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How Do You Write for a Man Who Can't Move? Samuel Hunter tackles "The Whale"

By ERIC GRODE

Samuel D. Hunter is well aware of how audiences will react to the first image in his new play The Whale: As soon as the show begins, we see a 600-pound man who is barely able to take two steps without hurting himself.


"It's not something that we like to see in the media all that much," Hunter says of morbid obesity. "I wanted to set it up where the audience was keeping this character at arm's length at first, and then gradually shrink that distance."


Cetacean metaphors run throughout The Whale, which is now in previews at Playwrights Horizons. Moby-Dick (which actually has The Whale as its subtitle) and the Biblical story of Jonah both play significant roles in the emotional development of the characters, which include the protagonist, Charlie (a heavily paddded Shuler Hensley), and his furious, estranged daughter, Ellie (Reyna de Courcy).


But the play's title obviously alludes to Charlie as well, who is nearly unable to move from his badly sagging living room couch. This gives him enormous trouble, and it also challenged his creator. "Shuler is very, very static because of his size, and so there were a lot of narrative pitfalls," says Hunter, who gradually gave the character a bit more mobility through the use of a walker and a wheelchair. "A lot of the workshops have been devoted to letting the other characters' journeys sort of sprout up around him."

Those workshops had a permanent effect on the casting: All five current actors were part of the script's early development, and after holding auditions for the Playwrights Horizons production, Hunter and director Davis McCallum eventually stuck with the original group.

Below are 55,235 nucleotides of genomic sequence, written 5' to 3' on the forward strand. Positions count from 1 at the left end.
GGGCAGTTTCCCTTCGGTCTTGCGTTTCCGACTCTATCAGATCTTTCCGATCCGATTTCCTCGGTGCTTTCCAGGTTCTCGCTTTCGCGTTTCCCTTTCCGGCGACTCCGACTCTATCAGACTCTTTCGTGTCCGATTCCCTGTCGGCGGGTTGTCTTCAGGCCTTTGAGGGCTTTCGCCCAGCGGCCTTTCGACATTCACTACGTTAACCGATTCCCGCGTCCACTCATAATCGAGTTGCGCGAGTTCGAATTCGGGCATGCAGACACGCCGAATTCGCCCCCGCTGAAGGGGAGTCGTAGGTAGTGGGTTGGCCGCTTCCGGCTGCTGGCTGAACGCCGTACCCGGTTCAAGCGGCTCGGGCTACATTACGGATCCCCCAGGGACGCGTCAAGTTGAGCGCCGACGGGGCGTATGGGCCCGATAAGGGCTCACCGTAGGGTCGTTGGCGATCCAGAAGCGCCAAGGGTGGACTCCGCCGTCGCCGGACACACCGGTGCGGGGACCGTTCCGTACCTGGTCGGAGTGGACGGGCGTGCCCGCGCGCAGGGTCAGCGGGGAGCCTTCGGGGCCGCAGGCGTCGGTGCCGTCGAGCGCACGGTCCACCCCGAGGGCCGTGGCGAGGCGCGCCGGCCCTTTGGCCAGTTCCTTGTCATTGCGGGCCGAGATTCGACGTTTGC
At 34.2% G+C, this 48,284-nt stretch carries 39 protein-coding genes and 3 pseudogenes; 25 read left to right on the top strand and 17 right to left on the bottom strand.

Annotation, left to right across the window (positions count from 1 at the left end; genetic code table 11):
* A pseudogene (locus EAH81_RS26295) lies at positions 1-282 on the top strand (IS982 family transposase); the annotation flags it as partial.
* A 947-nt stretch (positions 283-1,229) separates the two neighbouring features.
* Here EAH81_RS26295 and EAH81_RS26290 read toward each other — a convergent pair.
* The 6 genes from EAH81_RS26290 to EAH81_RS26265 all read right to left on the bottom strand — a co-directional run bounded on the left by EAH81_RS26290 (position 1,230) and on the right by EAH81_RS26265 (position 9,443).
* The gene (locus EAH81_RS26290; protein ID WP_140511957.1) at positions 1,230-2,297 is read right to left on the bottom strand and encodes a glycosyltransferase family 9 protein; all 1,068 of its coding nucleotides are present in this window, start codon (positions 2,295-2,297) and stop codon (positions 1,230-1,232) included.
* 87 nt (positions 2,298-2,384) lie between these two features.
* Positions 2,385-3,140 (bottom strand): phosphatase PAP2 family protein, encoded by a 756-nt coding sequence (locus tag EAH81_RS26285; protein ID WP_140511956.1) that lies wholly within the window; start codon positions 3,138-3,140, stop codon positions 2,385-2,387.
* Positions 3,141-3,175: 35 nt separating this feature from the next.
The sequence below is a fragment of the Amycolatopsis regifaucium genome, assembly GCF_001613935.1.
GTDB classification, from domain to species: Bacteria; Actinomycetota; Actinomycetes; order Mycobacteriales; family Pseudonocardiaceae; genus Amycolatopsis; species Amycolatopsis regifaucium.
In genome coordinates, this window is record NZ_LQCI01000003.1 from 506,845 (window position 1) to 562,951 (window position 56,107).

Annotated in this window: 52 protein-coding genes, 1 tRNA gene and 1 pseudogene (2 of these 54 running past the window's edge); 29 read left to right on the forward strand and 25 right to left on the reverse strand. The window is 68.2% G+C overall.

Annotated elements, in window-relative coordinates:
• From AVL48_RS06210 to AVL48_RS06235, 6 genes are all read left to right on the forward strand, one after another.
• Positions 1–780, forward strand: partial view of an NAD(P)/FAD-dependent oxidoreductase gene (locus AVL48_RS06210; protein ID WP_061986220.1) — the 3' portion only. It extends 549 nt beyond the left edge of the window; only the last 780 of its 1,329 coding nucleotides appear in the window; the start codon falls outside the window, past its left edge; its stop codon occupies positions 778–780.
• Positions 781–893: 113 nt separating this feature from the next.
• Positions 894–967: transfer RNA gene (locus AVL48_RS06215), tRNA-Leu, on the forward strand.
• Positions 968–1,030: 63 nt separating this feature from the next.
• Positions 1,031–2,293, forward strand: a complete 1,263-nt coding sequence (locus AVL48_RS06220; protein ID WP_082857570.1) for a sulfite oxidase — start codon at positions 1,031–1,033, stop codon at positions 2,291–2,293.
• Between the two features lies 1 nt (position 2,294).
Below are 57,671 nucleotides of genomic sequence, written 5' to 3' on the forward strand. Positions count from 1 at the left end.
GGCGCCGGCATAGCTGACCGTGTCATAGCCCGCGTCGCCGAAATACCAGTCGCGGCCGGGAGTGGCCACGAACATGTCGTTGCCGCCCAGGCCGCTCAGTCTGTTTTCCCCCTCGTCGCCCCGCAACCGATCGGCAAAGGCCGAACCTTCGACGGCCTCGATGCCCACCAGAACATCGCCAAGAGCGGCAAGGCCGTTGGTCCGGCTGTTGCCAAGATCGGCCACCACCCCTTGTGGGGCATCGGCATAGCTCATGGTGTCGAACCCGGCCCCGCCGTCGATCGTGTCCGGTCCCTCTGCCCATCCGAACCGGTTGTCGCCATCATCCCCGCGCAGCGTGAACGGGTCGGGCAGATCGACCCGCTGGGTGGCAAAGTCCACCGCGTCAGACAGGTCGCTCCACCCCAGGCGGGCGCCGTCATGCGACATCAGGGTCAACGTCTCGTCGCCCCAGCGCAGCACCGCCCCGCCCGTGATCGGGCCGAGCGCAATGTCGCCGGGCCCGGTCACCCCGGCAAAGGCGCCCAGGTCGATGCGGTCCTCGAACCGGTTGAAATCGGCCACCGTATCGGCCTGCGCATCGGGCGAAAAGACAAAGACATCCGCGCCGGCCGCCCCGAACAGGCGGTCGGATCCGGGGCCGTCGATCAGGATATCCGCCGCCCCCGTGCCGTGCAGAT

While Hunter says he and Hensley both did research to help understand "the nuts and bolts of what it's like to weigh 600 pounds in this apartment," he came to realize that the differences outweighed the similarities among this population. "The more I read about it, the more I realized just how idiosyncratic it is the way people gain the weight and carry the weight and deal with the weight."


In fact, the initial idea for The Whale was not Charlie's size but rather his occupation, as a virtual instructor in expository writing. (He does his teaching with a microphone.) Hunter himself was teaching expository writing at Rutgers University at the time, and "I knew I wanted to write something about it. I'm not very good at essay writing, and I never was, and the students hated what they had to write. The obesity came later in the process."


Hunter, 31, has already received an Obie Award for his last play to reach New York, A Bright New Boise, and earlier this month, he won the prestigious Whiting Award on the strength of his work thus far. But despite having several commissions in the works, including a position as resident playwright at Washington, D.C.'s Arena Stage in 2013, Hunter is also carving out some time to revisit these earlier plays.

"The first draft is quick for me, but the process is endless," he says. "I'm still making changes on A Bright New Boise. I can't imagine ever getting to a place where the works are set in stone and done."

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Photo of Shuler Hensley and Cassie Beck by Joan Marcus